"For nearly a century, bacteria-fighting drugs known as antibiotics have helped to control and destroy many of the harmful bacteria that can make us sick. But in recent decades, antibiotics have been losing their punch against some types of bac"...
Clinical Trials Experience
CLAFORAN is generally well tolerated. The most common adverse reactions have been local reactions following IM or IV injection. Other adverse reactions have been encountered infrequently.
The most frequent adverse reactions (greater than 1%) are:
Local (4.3%) -Injection site inflammation with IV administration. Pain, induration, and tenderness after IM injection.
Nausea and vomiting have been reported rarely.
Less frequent adverse reactions (less than 1%) are:
Hematologic System -Neutropenia, transient leukopenia, have been reported. Some individuals have developed positive direct Coombs Tests during treatment with CLAFORAN and other cephalosporin antibiotics.
Central Nervous System -Headache.
Liver -Transient elevations in AST, ALT, serum LDH, and serum alkaline phosphatase levels have been reported.
Kidney -As with some other cephalosporins, transient elevations of BUN have been occasionally observed with CLAFORAN.
The following adverse reactions have been identified during post-approval use of CLAFORAN. Because these reactions were reported voluntarily from a population of uncertain size, it is not possible to reliably estimate their frequency or establish a causal relationship to drug exposure.
Central Nervous System -Administration of high doses of beta-lactam antibiotics, including cefotaxime, particularly in patients with renal insufficiency may result in encephalopathy (e.g. impairment of consciousness, abnormal movements and convulsions).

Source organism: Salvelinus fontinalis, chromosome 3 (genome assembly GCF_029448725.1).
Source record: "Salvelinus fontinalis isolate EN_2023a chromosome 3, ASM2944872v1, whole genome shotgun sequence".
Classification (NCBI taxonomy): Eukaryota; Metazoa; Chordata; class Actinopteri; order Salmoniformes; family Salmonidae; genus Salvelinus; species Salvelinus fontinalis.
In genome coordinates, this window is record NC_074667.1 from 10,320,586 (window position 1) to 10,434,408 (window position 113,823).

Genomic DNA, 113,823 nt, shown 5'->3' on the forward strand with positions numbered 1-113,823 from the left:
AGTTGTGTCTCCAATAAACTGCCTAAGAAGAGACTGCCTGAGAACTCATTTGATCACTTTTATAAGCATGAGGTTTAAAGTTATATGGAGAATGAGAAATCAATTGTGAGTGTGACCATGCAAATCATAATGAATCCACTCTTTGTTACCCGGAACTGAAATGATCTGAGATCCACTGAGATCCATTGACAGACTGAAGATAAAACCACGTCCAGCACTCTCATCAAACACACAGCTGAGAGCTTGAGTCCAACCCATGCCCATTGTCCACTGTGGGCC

Cephalosporin Class Labeling
In addition to the adverse reactions listed above which have been observed in patients treated with cefotaxime sodium, the following adverse reactions and altered laboratory tests have been reported for cephalosporin class antibiotics: allergic reactions, hepatic dysfunction including cholestasis, aplastic anemia, hemorrhage, and false-positive test for urinary glucose.
Several cephalosporins have been implicated in triggering seizures, particularly in patients with renal impairment when the dosage was not reduced. See DOSAGE AND ADMINISTRATION and OVERDOSAGE. If seizures associated with drug therapy occur, the drug should be discontinued. Anticonvulsant therapy can be given if clinically indicated.
Read the Claforan (cefotaxime) Side Effects Center for a complete guide to possible side effects
Increased nephrotoxicity has been reported following concomitant administration of cephalosporins and aminoglycoside antibiotics.
Probenecid interferes with the renal tubular transfer of cefotaxime, decreasing the total clearance of cefotaxime by approximately 50% and increasing the plasma concentrations of cefotaxime. Administration of cefotaxime in excess of 6 grams/day should be avoided in patients receiving probenecid (see CLINICAL PHARMACOLOGY, Drug Interactions).
Drug/Laboratory Test Interactions
Cephalosporins, including cefotaxime sodium, are known to occasionally induce a positive direct Coombs' test.
A false-positive reaction for glucose in the urine may occur with copper reduction tests (Benedict's or Fehling's solution or with CLINITEST® tablets), but not with enzyme-based tests for glycosuria. (e.g., CLINISTIX® or TesTape®). There are no reports in published literature that link elevations of plasma glucose levels to the use of cefotaxime.
Read the Claforan Drug Interactions Center for a complete guide to possible interactions
Last reviewed on RxList: 3/10/2014
Additional Claforan Information
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